# MSIS 685 : LINEAR PROGRAMMING ```MSIS 685 : LINEAR PROGRAMMING
LECTURE 5
10/8/98
Scribe : Boubakar S. Fofana
DUALITY
The Duality Theorem:
If both the P and D-problems are bounded and feasible, then, at optimum, we obtain
c t X * = bt Y *
Proof :
The constructive proof mentioned in lecture 4, is as follow.
From the last dictionary (optimal dictionary), we extract a Y D-feasible, show that
then apply Corollary 1 that states : if X is P-feasible, Y D-feasible, and
c t X = b t Y, and
c t X = b t Y , then X is the
optimal solution of the P-problem, and Y the optimal solution of the D-problem.
Consider the optimal dictionary of the P-problem. Let XB and XN be the basic variables, and nonbasic variables associated with this last dictionary. We rearrange the columns of the original (m,n+m)
matrix A = [ A , I] to match [XB | XN] . We obtain the resulting partition of A = [B | N], with B(m,m)
the basis matrix. The coefficients of XB and XN , in the objective function, are
X 
A = [B | N]  B 
X N 
cB
t
t
and c B .
= b or, equivalently B XB + N XN = b
Multiplying both sides by B, we obtain : I XB + B 1 N XN = B 1 b
or in a tableau form , with the objective function row is added :
2
XN
XB
B 1 N
cN
B 1 b
I
t
cB
0
t
To reflect the fact that cB is always zero, we add (-cB * row1) to row2 :
XN
XB
B 1 N
cN
t
-
B 1 b
I
cB
t
0
B 1 N
The algorithm stopping condition is :
-
cN
t
-
cB
cB
t
t
B 1 b
B 1 N  0 (coefficients of the non-basic variables in
the objective function)
Let Y* =
cB
t
B 1 . To establish the theorem we now prove that
(1) Y* is D- feasible
(2)
c t X* = b t Y*
and invoke Corollary 2.
(2) is straightforward :
b t Y* = ( c B B 1 ) b =
t
cB
t
cB
t
=
=
cB
(B 1 b) by the associativity of matrices
XB
t
XB +
cN
t
t
= [ cB |
=
c t X*
cN
t
XN
X 
]  B
X N 
with XN = 0 (non-basic variables)
3
(1) Y* is D-feasible  A Y*  c and
t
I Y*  0
t
 [ A , I] Y*  [ c ,0]
 A t Y* 
c
 Y* t A 
ct
(by transposition of the previous terms)
To prove the last inequality , we substitute equivalent expressions for Y* t , A, and
Y* t A
=
cB
t
t
B 1 [B | N] = [ c B B 1 B |
t
= [ cB |
t
= [ cB |
c
Y* t A -
c=
[ 0|
cB
cN
t
cB
t
t
cB
t
B 1 N ]
B 1 N ]
]
B 1 N -
cN
t
]  0,
by virtue of the algorithm stopping condition :
cN
t
-
cB
t
B 1 N  0
The Complementary Slackness Theorem:
Consider the P and D-problem in the standard form :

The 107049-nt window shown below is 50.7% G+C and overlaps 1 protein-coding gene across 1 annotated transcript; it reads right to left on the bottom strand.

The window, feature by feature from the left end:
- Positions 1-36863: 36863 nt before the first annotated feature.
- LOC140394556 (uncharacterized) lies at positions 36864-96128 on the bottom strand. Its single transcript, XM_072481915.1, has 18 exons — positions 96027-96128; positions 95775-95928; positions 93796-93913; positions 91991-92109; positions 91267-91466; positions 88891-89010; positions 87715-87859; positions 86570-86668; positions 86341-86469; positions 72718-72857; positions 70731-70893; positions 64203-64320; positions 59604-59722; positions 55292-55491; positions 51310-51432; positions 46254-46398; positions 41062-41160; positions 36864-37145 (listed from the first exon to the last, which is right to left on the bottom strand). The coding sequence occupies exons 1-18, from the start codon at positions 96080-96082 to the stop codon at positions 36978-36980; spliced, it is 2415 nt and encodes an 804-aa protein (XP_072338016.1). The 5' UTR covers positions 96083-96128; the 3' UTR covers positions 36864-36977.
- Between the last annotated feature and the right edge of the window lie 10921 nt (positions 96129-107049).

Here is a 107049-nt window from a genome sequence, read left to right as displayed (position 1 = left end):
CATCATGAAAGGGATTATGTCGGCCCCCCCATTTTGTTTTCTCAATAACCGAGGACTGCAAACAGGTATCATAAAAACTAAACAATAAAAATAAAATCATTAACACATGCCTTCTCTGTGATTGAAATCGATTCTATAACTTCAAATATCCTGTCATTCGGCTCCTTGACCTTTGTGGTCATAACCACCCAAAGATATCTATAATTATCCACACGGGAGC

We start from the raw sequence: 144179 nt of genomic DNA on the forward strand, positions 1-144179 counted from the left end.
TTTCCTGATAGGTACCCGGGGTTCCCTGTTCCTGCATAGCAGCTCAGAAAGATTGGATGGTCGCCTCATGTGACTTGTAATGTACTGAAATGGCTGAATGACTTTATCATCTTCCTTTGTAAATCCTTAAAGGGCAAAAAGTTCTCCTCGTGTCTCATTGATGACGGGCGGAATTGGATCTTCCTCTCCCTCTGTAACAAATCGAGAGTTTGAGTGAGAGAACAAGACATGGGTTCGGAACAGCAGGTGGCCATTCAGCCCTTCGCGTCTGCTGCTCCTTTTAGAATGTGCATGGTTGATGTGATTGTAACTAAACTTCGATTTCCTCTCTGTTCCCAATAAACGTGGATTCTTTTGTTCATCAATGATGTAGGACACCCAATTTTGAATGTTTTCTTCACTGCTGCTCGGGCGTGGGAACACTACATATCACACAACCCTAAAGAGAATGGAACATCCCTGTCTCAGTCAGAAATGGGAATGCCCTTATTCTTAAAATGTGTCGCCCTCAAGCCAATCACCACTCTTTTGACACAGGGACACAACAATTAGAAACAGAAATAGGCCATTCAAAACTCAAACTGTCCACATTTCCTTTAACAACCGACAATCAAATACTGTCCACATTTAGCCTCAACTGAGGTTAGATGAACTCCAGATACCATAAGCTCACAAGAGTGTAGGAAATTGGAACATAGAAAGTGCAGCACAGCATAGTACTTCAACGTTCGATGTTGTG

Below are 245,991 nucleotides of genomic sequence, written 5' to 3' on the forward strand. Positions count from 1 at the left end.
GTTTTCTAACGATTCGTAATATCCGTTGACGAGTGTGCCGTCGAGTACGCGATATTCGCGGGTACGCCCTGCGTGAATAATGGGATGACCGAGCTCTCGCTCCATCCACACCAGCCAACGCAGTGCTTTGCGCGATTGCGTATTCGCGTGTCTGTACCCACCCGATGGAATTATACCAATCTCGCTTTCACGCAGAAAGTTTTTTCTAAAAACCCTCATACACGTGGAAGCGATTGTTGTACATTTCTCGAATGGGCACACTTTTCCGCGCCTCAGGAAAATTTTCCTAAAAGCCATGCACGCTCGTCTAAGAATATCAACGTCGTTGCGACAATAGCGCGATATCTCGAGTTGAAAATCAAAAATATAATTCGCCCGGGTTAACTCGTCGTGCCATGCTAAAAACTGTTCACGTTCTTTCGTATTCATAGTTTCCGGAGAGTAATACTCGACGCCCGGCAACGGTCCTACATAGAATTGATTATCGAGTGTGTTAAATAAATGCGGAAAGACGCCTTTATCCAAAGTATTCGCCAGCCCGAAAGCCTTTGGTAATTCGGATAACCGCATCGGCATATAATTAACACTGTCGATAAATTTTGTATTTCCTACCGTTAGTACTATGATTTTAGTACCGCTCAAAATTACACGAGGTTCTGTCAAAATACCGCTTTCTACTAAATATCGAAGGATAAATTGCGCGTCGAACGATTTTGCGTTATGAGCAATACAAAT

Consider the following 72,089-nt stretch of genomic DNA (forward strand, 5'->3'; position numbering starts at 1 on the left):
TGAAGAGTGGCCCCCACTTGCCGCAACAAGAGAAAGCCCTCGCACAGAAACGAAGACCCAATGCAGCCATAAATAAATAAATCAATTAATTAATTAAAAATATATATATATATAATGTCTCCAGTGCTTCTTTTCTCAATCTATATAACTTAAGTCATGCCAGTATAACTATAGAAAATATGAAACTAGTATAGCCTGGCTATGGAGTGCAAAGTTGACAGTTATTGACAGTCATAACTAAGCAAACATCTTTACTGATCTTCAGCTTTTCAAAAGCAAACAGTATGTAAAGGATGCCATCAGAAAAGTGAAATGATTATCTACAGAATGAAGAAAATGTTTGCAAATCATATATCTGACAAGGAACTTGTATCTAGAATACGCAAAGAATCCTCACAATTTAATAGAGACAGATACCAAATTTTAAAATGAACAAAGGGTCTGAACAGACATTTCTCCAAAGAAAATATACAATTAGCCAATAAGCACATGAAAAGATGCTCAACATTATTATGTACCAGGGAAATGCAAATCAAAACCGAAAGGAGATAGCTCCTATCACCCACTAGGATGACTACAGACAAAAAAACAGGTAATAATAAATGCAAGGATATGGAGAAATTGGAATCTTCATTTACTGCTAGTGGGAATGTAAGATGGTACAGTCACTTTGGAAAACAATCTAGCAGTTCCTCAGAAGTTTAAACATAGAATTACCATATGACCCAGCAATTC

Primal Problem :
Dual Problem :
ct X
Min b t Y
Max
At Y - Z = c
AX + S = b
X &gt;= 0, S  0
Y  0, Z  0
Suppose {X ,S} is P-feasible, and {Y, Z} D-feasible. Then :
Zi Xi = 0
i = 1,2, …..n
Sj Yj = 0
j = 1,2, …. m
Proof :
X and Y are both feasible :
bt Y 
c t X ( Weak Duality Lemma)
c:
4
Optimum is reached  ( b t Y -
c
t
X) = 0 (duality gap reduced to zero)
By substituting equivalent expressions for b and c, we obtain, after simplification :
(AX + S ) t Y – (A t Y – Z) X = S t Y + Z t X =0
m
or  S j Y j +
*
j 1
*
n
Z
i 1
*
i
*
Xi = 0
Since each term of the n+m equations is  0 (feasible variables by hypothesis)
They add up to zero iif
Zi Xi = 0
i = 1,2, …..n
Sj Yj = 0
j = 1,2, …. M
Remarks :
(1) The feasiblity equations ( AX + S = b and A t Y - Z = c ) and the complementary slackness
theorem form 2( n+ m ) equations, not all linear, have been solved numerically, in the use of another
algorithm.
(2) If the dual optimum solution is not unique, then the primal optimum solution is degenerate.
If the primal optimum solution is not unique, then the dual optimum solution is degenerate.
(3) The complementary slackness equations are called strict if :
Z i X i = 0  ( Z i = 0 and X i  0 ) or (Z i  0 and X i = 0) and not (Z i = 0 and X i =0)
The same observation applies to S j Y j = 0
Also, the P or D-problem is degenerate if not all equations are strict.
Correspondence between the Primal and Dual Problems:
The following table shows the correspondence between the primal problem and its dual, with respect
to the signs of the variables, and the direction of the constraints.
5
PRIMAL ( Minimization)
DUAL (Maximization)
Xi  0
( constraint expression ) i  c i
Xi  0
( constraint expression ) i  c i
X i free
( constraint expression) i = c i
( constraint expression) i  c i
Xi  0
( constraint expression ) i  c i
Xi  0
( constraint expression ) i = c i
X i free
Example : Write the dual of the minimization problem :
Min
2x 1 + 3x 2 -4 x 3 + x 4
s.t.
(p 1 )
x1 + x2 - x3 + x4 = 5
(p 2 ) 2x 1 - x 2 - 3x 3 + 2x 4   6
(p 3 ) -x 1 +2 x 2 + 4x 3 - x 4  -3
x 1  0, x 2 free , x 3  0, x 4  0
The signs of x 1 , x 2 , x 3 , and x 4 , variables corresponding to the dual constraints
(d 1 ), (d 2 ), (d 3 ), and (d 4 ) , determine the directions of these constraints :
x1 0
(d 1 ) with 

x 2 free
(d 2 ) with =

x3 0
(d 3 ) with 

x4 0
(d 4 ) with 

The correspondence between y 1 , y 2 , and y 3 , dual variables, and the primal constraints is :

(p 1 ) with =
y 1 free

(p 2 ) with 
y2  0
(p 3 ) with 
y3  0

The complete dual problem can be written now :
Max 5y 1 + 6y 2 - 3y 3
ST
y 1 + 2y 2 - y 3  2
y 1 - y 2 +2 y 3 = 3
-y 1 - y 2 +2 y 3  -4
y 1 + 2y 2 - y 3  1
y 1 free, y 2  0, y 3  0
6
……….
```